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Going Global Offers Fleet Benefits

January 23, 2013


Globalized fleet management can offer benefits of scale and greater transparency and control for international fleet managers, Stuart Donnelly, chief regional officer - Europe North for Fleet Logistics, told delegates at the recent Fleet Europe forum in Cannes.

Speaking to delegates at a presentation entitled “Globalization of Fleet Management,” Donnelly said that managing a fleet on a global level, rather than by a series of national deals, gives the international fleet manager greater leverage with vehicle manufacturers to negotiate larger discounts.

Without being able to capitalize on the size of the combined fleet across the world, international fleet managers were missing out on the potential for improved discounts, while smaller companies could, by negotiating across their combined fleets in all countries in which they operated, achieve minimum thresholds for manufacturer volume discounts, he added.

Donnelly cited the example of one Fleet Logistics client that had been able to negotiate an incremental value of around $300,000 by using its global fleet as leverage to increase rebates with its supplying manufacturers on all cars.

Another objective of globalization was to achieve greater transparency and increased insight into all the fleets operated across various countries and divisions throughout the world.

“There is an old adage that if you can’t measure it, you can’t manage it and that certainly applies to global fleet operations,” said Donnelly. “By looking at all the fleets you operate on a global level, you get a much clearer picture of the manufacturers, leasing companies and third-party suppliers that you work with. This can provide the opportunity for global deals and greater centralized decision making at head office level rather than a series of decisions and agreements at a local level.”

Donnelly identified several clear steps to creating and implementing the ideal global fleet strategy.

The first was to create a global category management team of specialists, capable of negotiating with suppliers for various asset classes and products and services that leant themselves to global negotiations. These included vehicle manufacturers, insurance companies, leasing companies, fuel companies and other third party suppliers where a global agreement was also a possibility, such as tire manufacturers.

The second was to establish what Donnelly called a “single version of the truth” – a single vision for how the global fleet policy should look and what its constituent parts should be, to try and achieve buy-in from all those charged with implementing it.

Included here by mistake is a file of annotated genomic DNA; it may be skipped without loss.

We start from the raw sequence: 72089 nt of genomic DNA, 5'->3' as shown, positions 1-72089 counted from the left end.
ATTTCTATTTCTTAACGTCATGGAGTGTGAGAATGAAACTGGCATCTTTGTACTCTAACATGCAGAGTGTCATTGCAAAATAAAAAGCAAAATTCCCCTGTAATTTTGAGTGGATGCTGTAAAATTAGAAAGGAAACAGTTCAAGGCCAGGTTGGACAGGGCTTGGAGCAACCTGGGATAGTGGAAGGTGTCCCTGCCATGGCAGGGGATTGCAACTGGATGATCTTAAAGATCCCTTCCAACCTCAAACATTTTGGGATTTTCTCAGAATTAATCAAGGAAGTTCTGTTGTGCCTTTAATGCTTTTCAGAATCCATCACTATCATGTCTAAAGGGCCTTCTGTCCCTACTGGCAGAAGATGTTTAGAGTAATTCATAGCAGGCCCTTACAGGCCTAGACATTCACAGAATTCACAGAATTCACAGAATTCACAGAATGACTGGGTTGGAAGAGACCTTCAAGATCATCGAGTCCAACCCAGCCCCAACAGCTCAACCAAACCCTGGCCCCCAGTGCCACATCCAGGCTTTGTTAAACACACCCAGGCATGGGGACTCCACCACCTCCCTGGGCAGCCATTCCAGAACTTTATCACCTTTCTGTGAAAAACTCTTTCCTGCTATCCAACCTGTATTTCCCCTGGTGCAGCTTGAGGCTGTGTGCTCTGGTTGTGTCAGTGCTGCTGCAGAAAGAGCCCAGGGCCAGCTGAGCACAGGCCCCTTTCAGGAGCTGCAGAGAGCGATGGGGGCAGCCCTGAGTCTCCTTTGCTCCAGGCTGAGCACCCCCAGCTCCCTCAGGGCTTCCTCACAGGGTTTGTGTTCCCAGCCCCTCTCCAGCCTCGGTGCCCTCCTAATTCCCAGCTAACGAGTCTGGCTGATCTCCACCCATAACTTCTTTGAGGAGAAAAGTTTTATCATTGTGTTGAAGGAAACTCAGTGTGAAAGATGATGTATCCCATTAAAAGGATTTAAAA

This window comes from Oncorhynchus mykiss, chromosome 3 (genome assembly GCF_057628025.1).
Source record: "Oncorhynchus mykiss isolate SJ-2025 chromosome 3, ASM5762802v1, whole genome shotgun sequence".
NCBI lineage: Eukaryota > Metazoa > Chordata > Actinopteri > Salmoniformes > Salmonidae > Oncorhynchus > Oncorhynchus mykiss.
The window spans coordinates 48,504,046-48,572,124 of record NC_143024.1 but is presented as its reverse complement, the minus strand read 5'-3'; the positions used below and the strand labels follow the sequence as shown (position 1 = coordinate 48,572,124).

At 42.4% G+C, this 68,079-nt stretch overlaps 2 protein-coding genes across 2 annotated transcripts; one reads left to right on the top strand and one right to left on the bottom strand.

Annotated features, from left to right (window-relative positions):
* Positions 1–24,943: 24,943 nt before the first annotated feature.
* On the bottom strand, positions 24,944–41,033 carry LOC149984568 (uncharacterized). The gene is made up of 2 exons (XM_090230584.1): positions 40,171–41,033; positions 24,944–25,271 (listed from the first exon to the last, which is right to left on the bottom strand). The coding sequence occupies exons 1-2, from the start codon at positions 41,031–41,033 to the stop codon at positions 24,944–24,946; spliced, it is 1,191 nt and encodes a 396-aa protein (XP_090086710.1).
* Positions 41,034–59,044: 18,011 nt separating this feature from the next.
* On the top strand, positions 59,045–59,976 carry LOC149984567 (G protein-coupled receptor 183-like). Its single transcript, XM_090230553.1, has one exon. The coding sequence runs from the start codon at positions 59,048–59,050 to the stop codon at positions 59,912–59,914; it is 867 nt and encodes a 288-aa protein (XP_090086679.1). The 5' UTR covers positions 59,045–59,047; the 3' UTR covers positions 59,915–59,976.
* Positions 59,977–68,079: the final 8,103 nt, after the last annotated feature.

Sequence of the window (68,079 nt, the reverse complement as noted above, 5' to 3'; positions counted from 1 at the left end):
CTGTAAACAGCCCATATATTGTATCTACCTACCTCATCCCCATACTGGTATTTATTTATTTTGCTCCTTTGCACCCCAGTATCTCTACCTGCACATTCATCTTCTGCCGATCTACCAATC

At the same time, the global team needed to connect with senior regional stakeholders to create the strategy and achieve a mandate for implementing a global fleet policy. This ensured that no part of the organization was left out or overlooked in the implementation process and a consensus was achieved.

A key part of implementing the global fleet policy was to identify those vehicle manufacturers and other suppliers, such as leasing companies, capable of supporting and helping deliver a global strategy.

Donnelly said that linked to this objective was the need to rationalize the number of vehicle manufacturers globally in order to deliver the greatest leverage and maximize the potential for achieving volume discounts.

“There are only a finite number of manufacturers capable of providing homogenous products with standard specifications across the world to fit in with a global fleet strategy. Multi-marque global brands, such as the VW Group, are ideal,” he said.

A global fleet strategy approach might actually fit in with the requirements of the vehicle manufacturers, as many were looking to rationalize their brands, were facing over-capacity and keen to do volume deals and were also entering into platform sharing agreements with each other, said Donnelly.

A key element to implementing a global fleet strategy was to identify the partners able to meet your fleet requirements and negotiate global and regional agreements with them.

“There may be some services, such as servicing and maintenance, that still need to be negotiated at a local level as they need to be with suppliers on the ground, and there are few in the SMR arena than can offer global agreements,” he said.

In the same way it was also necessary to identify those leasing and fleet management companies capable of supporting vehicle sourcing and fleet management requirements geographically, added Donnelly.

Fleet Logistics, which has over 110,000 cars under management across Europe, covers 24 countries from its own offices and is looking to expand into new markets, including India, Brazil, South Africa and Turkey.

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